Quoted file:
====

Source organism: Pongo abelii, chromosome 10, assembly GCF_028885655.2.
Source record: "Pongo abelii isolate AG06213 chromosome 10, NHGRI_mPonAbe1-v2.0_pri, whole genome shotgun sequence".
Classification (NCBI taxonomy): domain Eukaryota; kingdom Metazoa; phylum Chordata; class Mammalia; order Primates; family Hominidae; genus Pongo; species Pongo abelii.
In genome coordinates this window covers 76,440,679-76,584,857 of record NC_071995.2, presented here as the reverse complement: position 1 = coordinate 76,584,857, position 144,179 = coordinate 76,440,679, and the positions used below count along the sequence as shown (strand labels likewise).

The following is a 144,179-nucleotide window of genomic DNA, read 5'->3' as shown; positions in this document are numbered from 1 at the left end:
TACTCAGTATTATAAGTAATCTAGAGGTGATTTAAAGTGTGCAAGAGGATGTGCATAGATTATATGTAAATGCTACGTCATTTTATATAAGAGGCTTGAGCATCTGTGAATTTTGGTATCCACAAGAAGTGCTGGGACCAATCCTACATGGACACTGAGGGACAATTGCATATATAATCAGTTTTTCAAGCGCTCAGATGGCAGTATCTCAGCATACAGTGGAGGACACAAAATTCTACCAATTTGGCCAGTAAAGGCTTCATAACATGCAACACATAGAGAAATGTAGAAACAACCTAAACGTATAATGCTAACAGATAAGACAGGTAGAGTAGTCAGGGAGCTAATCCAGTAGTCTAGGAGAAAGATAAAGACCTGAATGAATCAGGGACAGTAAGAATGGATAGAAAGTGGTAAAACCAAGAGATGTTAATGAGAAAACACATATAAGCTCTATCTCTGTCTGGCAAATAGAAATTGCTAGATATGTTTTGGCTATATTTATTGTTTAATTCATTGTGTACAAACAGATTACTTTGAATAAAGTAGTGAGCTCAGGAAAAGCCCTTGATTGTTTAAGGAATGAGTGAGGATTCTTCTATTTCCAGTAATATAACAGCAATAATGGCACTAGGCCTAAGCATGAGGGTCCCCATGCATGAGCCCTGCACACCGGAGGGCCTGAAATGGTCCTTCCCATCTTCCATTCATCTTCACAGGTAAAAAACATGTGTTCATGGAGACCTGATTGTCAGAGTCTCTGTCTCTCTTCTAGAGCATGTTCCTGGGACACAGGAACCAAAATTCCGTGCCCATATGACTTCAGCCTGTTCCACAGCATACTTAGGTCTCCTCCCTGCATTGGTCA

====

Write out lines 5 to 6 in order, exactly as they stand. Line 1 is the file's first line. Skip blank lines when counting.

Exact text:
The following is a 144,179-nucleotide window of genomic DNA, read 5'->3' as shown; positions in this document are numbered from 1 at the left end:
TACTCAGTATTATAAGTAATCTAGAGGTGATTTAAAGTGTGCAAGAGGATGTGCATAGATTATATGTAAATGCTACGTCATTTTATATAAGAGGCTTGAGCATCTGTGAATTTTGGTATCCACAAGAAGTGCTGGGACCAATCCTACATGGACACTGAGGGACAATTGCATATATAATCAGTTTTTCAAGCGCTCAGATGGCAGTATCTCAGCATACAGTGGAGGACACAAAATTCTACCAATTTGGCCAGTAAAGGCTTCATAACATGCAACACATAGAGAAATGTAGAAACAACCTAAACGTATAATGCTAACAGATAAGACAGGTAGAGTAGTCAGGGAGCTAATCCAGTAGTCTAGGAGAAAGATAAAGACCTGAATGAATCAGGGACAGTAAGAATGGATAGAAAGTGGTAAAACCAAGAGATGTTAATGAGAAAACACATATAAGCTCTATCTCTGTCTGGCAAATAGAAATTGCTAGATATGTTTTGGCTATATTTATTGTTTAATTCATTGTGTACAAACAGATTACTTTGAATAAAGTAGTGAGCTCAGGAAAAGCCCTTGATTGTTTAAGGAATGAGTGAGGATTCTTCTATTTCCAGTAATATAACAGCAATAATGGCACTAGGCCTAAGCATGAGGGTCCCCATGCATGAGCCCTGCACACCGGAGGGCCTGAAATGGTCCTTCCCATCTTCCATTCATCTTCACAGGTAAAAAACATGTGTTCATGGAGACCTGATTGTCAGAGTCTCTGTCTCTCTTCTAGAGCATGTTCCTGGGACACAGGAACCAAAATTCCGTGCCCATATGACTTCAGCCTGTTCCACAGCATACTTAGGTCTCCTCCCTGCATTGGTCA